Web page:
Winter birding: great crested grebes on Bittell Reservoir – West Midlands

Look out for an elaborate courtship dance soon to be played out across our waterways

Photo: Corine Bliek


The end of winter is drawing near and spring is on horizon. It may seem that the cold winter months are almost devoid of wildlife, but winter and early spring can be some of the best times to see birds on and around our waterways. Some birds leave for warmer climes, but others come to visit, drawn by our relatively mild climate. The changing temperatures also draw year-round residents into new habitats and sees certain birds transform their behaviour and appearance.

The winter plumage of a great crested grebe – a fairly common waterbird – is not particularly distinctive: a long slender white neck, black and grey body and a slightly crested black cap. However, in the spring, this charismatic species develops distinctive and elaborate chestnut and facial ruffs and black plumes (known as tippets) on their face, along with a chestnut colour along their flanks, which makes them easy to identify, even from a distance.

If you’re lucky you might even catch a courtship display, where the birds fan their head plumage into a ruff, which is then shaken from side to side. The culmination of the courtship is known as the weed dance, where both birds dive to gather some greenery in their beaks, then rise to a vertical position and dance chest to chest, treading water furiously to maintain the position.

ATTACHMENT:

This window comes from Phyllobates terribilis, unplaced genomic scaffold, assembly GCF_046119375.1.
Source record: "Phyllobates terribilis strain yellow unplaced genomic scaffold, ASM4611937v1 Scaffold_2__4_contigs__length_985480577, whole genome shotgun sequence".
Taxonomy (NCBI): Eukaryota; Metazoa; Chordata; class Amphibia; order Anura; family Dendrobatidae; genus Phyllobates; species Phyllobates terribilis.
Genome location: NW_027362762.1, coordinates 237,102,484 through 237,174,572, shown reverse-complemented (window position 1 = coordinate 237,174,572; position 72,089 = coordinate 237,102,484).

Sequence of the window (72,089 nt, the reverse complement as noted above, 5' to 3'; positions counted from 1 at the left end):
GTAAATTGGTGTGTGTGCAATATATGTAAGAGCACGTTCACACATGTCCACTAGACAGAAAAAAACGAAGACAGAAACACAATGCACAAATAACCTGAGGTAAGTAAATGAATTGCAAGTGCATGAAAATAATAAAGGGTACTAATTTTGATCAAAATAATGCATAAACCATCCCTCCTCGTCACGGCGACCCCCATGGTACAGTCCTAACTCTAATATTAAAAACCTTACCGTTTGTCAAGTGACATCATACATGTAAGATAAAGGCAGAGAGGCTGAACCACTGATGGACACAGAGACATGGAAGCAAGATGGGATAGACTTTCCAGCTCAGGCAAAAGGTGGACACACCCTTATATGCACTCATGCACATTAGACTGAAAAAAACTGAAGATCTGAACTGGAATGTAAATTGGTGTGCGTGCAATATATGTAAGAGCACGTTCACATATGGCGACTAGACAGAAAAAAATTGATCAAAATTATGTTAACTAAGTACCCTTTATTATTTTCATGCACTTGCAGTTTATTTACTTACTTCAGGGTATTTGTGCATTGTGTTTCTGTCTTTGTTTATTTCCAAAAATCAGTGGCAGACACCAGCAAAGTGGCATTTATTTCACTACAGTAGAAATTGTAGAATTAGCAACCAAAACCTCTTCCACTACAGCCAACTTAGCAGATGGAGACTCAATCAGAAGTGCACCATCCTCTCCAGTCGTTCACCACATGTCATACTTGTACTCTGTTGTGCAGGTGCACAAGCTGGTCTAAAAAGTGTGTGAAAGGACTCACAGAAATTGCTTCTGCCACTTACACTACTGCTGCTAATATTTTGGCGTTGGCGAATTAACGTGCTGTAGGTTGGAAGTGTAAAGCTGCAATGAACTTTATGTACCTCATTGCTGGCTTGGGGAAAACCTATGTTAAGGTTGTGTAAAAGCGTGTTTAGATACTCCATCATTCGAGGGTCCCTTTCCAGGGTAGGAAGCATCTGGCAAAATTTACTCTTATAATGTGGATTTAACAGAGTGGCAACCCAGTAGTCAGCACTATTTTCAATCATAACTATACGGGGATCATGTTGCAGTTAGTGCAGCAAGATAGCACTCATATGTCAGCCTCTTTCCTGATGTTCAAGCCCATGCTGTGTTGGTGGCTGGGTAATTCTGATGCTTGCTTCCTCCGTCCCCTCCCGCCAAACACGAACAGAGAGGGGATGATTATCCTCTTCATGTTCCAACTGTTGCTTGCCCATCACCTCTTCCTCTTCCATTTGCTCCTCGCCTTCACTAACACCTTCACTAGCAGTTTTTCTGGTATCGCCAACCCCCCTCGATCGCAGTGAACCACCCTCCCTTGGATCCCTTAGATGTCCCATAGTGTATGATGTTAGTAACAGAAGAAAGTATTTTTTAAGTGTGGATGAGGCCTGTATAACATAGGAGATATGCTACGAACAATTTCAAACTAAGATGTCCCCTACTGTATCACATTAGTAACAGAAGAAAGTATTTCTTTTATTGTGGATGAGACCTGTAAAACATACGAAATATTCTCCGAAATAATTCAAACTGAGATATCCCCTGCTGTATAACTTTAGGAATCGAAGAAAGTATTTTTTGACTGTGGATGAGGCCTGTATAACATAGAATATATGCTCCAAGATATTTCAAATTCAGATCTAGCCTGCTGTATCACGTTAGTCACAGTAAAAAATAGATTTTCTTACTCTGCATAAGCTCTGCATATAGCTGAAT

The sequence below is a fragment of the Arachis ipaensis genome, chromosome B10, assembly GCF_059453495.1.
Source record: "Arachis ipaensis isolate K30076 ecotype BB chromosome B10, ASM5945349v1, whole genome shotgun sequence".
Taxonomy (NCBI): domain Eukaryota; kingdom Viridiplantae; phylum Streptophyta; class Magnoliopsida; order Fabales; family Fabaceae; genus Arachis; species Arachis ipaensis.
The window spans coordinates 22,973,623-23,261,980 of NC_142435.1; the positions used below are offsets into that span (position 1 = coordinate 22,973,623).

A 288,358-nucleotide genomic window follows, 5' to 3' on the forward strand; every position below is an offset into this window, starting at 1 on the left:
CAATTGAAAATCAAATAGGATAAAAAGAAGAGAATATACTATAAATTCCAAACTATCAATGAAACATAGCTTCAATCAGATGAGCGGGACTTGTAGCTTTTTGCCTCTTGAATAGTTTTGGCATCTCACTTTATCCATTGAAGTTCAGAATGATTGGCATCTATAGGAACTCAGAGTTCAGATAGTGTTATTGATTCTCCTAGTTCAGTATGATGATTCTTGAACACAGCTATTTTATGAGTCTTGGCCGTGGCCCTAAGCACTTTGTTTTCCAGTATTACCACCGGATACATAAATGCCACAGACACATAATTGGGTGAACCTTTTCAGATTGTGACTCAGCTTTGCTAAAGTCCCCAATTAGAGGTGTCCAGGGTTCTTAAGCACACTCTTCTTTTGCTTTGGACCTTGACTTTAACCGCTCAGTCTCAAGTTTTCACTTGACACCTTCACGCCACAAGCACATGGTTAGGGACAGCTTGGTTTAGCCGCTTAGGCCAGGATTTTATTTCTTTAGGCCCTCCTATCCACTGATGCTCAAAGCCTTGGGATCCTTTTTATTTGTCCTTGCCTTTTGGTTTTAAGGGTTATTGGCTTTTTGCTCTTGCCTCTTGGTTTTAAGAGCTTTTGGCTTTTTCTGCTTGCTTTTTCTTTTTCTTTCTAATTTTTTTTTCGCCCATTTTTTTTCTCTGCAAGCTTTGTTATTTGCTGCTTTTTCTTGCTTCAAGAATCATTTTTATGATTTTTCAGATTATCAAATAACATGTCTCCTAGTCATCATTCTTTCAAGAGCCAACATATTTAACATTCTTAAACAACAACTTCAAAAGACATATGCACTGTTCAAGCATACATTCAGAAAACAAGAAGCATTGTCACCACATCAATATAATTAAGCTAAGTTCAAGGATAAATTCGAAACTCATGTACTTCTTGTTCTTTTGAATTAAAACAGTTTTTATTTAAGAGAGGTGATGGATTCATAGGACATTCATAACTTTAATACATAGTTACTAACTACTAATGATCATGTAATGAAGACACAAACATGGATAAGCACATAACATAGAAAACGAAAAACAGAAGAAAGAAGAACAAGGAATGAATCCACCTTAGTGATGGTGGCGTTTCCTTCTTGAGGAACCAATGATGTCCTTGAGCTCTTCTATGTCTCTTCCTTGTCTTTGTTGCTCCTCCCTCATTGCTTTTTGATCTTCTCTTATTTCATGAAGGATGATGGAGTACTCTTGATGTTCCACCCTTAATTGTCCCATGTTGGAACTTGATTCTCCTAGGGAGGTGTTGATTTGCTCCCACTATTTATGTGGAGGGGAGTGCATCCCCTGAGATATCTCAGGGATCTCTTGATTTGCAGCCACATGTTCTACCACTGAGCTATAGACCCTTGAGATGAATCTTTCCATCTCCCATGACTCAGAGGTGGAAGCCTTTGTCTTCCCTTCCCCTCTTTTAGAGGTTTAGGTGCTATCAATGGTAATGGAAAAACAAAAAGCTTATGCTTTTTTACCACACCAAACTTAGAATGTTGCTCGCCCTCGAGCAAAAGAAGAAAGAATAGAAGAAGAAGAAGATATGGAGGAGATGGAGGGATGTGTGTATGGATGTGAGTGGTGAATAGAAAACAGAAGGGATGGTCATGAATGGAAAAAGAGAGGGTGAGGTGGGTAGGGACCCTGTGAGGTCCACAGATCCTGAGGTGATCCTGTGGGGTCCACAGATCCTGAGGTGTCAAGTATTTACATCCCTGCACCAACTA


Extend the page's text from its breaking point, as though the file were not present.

This great crested grebe is best suited to life in the water, where it dives gracefully to feed or evade attack. Because of its size, it struggles to become airborne and it is ungainly on land due to the rearwards location of its feet. It came close to extinction in the 19th Century after a display at The Great Exhibition in London in 1851 saw demand for their pelts rocket. However, conservation has seen numbers soar and it can now be found across the country, favouring large and shallow lakes.

The Bittell Reservoirs, south west of Birmingham, were built to feed the Worcester & Birmingham Canal, with the upper and lower reservoirs linked by a small stream. Several roads and public access footpaths surround the reservoirs, allowing for multiple vantage points from which to look for grebes during your walk, as well as the goldeneye ducks and goosanders that are also often found there over the winter months.